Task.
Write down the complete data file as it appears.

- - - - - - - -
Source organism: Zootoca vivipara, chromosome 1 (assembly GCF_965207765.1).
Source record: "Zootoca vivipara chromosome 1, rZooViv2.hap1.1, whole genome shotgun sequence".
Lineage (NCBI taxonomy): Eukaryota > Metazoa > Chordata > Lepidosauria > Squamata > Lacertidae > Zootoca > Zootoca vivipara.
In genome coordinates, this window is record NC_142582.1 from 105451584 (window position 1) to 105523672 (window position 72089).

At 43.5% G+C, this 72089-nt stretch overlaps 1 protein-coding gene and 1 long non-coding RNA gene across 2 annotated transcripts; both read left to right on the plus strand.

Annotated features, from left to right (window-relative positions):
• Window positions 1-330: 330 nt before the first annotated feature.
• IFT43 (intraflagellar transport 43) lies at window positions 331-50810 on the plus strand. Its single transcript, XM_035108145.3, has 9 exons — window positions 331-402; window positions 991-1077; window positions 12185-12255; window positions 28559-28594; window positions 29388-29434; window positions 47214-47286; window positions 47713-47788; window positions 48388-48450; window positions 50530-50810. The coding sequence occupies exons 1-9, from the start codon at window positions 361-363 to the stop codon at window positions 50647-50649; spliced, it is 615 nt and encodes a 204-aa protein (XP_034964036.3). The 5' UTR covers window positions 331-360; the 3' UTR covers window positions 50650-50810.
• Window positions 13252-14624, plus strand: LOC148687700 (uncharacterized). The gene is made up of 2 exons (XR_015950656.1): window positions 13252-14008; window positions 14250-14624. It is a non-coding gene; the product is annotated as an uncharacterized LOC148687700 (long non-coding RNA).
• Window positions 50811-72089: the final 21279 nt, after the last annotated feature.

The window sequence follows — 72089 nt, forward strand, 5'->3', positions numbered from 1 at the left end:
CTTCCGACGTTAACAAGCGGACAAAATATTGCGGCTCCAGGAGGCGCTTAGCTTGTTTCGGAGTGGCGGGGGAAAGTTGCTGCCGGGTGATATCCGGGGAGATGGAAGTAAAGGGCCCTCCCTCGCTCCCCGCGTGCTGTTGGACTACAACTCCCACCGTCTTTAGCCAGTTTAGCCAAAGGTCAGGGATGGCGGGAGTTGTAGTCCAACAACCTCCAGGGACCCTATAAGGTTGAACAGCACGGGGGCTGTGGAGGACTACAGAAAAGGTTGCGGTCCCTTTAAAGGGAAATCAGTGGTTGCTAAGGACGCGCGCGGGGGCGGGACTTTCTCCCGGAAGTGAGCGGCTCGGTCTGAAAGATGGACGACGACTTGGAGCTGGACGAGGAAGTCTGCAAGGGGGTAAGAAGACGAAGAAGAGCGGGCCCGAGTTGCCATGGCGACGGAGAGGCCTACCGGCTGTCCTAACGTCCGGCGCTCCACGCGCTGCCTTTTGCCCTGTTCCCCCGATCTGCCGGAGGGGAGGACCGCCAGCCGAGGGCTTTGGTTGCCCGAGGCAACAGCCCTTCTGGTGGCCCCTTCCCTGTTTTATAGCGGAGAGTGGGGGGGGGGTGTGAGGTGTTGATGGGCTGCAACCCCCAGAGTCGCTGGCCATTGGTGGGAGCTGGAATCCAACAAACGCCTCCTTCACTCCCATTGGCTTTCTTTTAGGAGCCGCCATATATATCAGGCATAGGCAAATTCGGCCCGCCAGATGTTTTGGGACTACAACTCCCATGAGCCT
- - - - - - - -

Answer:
Source organism: Zootoca vivipara, chromosome 1 (assembly GCF_965207765.1).
Source record: "Zootoca vivipara chromosome 1, rZooViv2.hap1.1, whole genome shotgun sequence".
Lineage (NCBI taxonomy): Eukaryota > Metazoa > Chordata > Lepidosauria > Squamata > Lacertidae > Zootoca > Zootoca vivipara.
In genome coordinates, this window is record NC_142582.1 from 105451584 (window position 1) to 105523672 (window position 72089).

At 43.5% G+C, this 72089-nt stretch overlaps 1 protein-coding gene and 1 long non-coding RNA gene across 2 annotated transcripts; both read left to right on the plus strand.

Annotated features, from left to right (window-relative positions):
• Window positions 1-330: 330 nt before the first annotated feature.
• IFT43 (intraflagellar transport 43) lies at window positions 331-50810 on the plus strand. Its single transcript, XM_035108145.3, has 9 exons — window positions 331-402; window positions 991-1077; window positions 12185-12255; window positions 28559-28594; window positions 29388-29434; window positions 47214-47286; window positions 47713-47788; window positions 48388-48450; window positions 50530-50810. The coding sequence occupies exons 1-9, from the start codon at window positions 361-363 to the stop codon at window positions 50647-50649; spliced, it is 615 nt and encodes a 204-aa protein (XP_034964036.3). The 5' UTR covers window positions 331-360; the 3' UTR covers window positions 50650-50810.
• Window positions 13252-14624, plus strand: LOC148687700 (uncharacterized). The gene is made up of 2 exons (XR_015950656.1): window positions 13252-14008; window positions 14250-14624. It is a non-coding gene; the product is annotated as an uncharacterized LOC148687700 (long non-coding RNA).
• Window positions 50811-72089: the final 21279 nt, after the last annotated feature.

The window sequence follows — 72089 nt, forward strand, 5'->3', positions numbered from 1 at the left end:
CTTCCGACGTTAACAAGCGGACAAAATATTGCGGCTCCAGGAGGCGCTTAGCTTGTTTCGGAGTGGCGGGGGAAAGTTGCTGCCGGGTGATATCCGGGGAGATGGAAGTAAAGGGCCCTCCCTCGCTCCCCGCGTGCTGTTGGACTACAACTCCCACCGTCTTTAGCCAGTTTAGCCAAAGGTCAGGGATGGCGGGAGTTGTAGTCCAACAACCTCCAGGGACCCTATAAGGTTGAACAGCACGGGGGCTGTGGAGGACTACAGAAAAGGTTGCGGTCCCTTTAAAGGGAAATCAGTGGTTGCTAAGGACGCGCGCGGGGGCGGGACTTTCTCCCGGAAGTGAGCGGCTCGGTCTGAAAGATGGACGACGACTTGGAGCTGGACGAGGAAGTCTGCAAGGGGGTAAGAAGACGAAGAAGAGCGGGCCCGAGTTGCCATGGCGACGGAGAGGCCTACCGGCTGTCCTAACGTCCGGCGCTCCACGCGCTGCCTTTTGCCCTGTTCCCCCGATCTGCCGGAGGGGAGGACCGCCAGCCGAGGGCTTTGGTTGCCCGAGGCAACAGCCCTTCTGGTGGCCCCTTCCCTGTTTTATAGCGGAGAGTGGGGGGGGGGTGTGAGGTGTTGATGGGCTGCAACCCCCAGAGTCGCTGGCCATTGGTGGGAGCTGGAATCCAACAAACGCCTCCTTCACTCCCATTGGCTTTCTTTTAGGAGCCGCCATATATATCAGGCATAGGCAAATTCGGCCCGCCAGATGTTTTGGGACTACAACTCCCATGAGCCT